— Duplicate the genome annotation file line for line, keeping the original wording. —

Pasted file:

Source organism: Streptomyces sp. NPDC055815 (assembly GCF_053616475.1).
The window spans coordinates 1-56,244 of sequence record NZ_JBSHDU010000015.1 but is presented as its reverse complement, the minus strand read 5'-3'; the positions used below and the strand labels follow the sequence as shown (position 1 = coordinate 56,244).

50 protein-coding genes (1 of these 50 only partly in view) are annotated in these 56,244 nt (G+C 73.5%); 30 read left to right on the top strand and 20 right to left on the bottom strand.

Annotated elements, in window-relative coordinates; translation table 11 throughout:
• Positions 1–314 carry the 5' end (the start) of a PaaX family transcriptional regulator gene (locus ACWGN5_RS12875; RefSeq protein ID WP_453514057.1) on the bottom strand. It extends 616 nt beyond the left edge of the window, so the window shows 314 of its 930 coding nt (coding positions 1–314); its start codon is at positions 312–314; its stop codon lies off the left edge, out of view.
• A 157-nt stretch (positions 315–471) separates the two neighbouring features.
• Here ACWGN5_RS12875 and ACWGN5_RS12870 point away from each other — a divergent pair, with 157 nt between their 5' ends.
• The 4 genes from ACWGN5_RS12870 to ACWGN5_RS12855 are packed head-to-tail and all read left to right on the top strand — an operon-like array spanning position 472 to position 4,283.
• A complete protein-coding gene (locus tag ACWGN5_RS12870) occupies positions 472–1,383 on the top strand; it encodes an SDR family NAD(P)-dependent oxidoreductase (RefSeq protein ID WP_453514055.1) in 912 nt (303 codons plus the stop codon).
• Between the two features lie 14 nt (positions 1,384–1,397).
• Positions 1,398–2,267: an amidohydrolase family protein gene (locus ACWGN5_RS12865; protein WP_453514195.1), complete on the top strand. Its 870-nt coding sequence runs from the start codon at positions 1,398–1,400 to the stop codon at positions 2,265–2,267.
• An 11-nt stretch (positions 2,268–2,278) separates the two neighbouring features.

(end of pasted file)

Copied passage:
Source organism: Streptomyces sp. NPDC055815 (assembly GCF_053616475.1).
The window spans coordinates 1-56,244 of sequence record NZ_JBSHDU010000015.1 but is presented as its reverse complement, the minus strand read 5'-3'; the positions used below and the strand labels follow the sequence as shown (position 1 = coordinate 56,244).

50 protein-coding genes (1 of these 50 only partly in view) are annotated in these 56,244 nt (G+C 73.5%); 30 read left to right on the top strand and 20 right to left on the bottom strand.

Annotated elements, in window-relative coordinates; translation table 11 throughout:
• Positions 1–314 carry the 5' end (the start) of a PaaX family transcriptional regulator gene (locus ACWGN5_RS12875; RefSeq protein ID WP_453514057.1) on the bottom strand. It extends 616 nt beyond the left edge of the window, so the window shows 314 of its 930 coding nt (coding positions 1–314); its start codon is at positions 312–314; its stop codon lies off the left edge, out of view.
• A 157-nt stretch (positions 315–471) separates the two neighbouring features.
• Here ACWGN5_RS12875 and ACWGN5_RS12870 point away from each other — a divergent pair, with 157 nt between their 5' ends.
• The 4 genes from ACWGN5_RS12870 to ACWGN5_RS12855 are packed head-to-tail and all read left to right on the top strand — an operon-like array spanning position 472 to position 4,283.
• A complete protein-coding gene (locus tag ACWGN5_RS12870) occupies positions 472–1,383 on the top strand; it encodes an SDR family NAD(P)-dependent oxidoreductase (RefSeq protein ID WP_453514055.1) in 912 nt (303 codons plus the stop codon).
• Between the two features lie 14 nt (positions 1,384–1,397).
• Positions 1,398–2,267: an amidohydrolase family protein gene (locus ACWGN5_RS12865; protein WP_453514195.1), complete on the top strand. Its 870-nt coding sequence runs from the start codon at positions 1,398–1,400 to the stop codon at positions 2,265–2,267.
• An 11-nt stretch (positions 2,268–2,278) separates the two neighbouring features.